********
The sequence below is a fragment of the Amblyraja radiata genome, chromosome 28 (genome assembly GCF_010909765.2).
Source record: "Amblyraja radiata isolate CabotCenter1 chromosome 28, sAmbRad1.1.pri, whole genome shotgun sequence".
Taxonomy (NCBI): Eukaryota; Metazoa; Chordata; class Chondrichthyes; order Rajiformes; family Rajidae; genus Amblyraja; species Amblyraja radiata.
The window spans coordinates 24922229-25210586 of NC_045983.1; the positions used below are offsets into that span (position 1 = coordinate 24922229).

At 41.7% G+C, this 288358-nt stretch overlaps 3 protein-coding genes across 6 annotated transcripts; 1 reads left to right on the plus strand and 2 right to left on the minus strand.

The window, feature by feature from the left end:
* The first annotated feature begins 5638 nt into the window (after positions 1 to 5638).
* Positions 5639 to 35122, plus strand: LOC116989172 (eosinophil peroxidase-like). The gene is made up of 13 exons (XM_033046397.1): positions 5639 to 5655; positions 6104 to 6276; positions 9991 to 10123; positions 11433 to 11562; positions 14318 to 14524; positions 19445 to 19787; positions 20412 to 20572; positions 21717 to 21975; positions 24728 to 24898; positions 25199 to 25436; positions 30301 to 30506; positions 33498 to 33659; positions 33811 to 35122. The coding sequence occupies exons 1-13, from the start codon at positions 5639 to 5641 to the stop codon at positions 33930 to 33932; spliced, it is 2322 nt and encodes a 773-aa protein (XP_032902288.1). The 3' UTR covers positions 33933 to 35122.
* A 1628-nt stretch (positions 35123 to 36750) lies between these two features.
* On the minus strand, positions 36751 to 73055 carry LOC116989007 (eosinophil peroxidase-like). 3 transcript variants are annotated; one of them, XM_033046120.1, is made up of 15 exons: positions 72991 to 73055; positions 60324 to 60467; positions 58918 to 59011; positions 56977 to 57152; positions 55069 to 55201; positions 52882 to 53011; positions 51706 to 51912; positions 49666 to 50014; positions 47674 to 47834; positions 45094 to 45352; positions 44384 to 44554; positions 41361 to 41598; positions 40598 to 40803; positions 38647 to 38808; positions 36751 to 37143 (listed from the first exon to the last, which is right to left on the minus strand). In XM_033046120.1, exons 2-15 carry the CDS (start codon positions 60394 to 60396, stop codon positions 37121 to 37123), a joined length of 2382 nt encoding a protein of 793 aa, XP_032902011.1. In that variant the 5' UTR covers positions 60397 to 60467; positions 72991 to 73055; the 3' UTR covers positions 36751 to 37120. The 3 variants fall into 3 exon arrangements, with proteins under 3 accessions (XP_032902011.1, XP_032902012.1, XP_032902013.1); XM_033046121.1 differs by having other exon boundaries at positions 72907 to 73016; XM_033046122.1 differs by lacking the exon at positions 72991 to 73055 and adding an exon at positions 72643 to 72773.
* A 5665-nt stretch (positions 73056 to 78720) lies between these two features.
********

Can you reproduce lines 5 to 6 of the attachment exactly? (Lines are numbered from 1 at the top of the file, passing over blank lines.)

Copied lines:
At 41.7% G+C, this 288358-nt stretch overlaps 3 protein-coding genes across 6 annotated transcripts; 1 reads left to right on the plus strand and 2 right to left on the minus strand.

The window, feature by feature from the left end: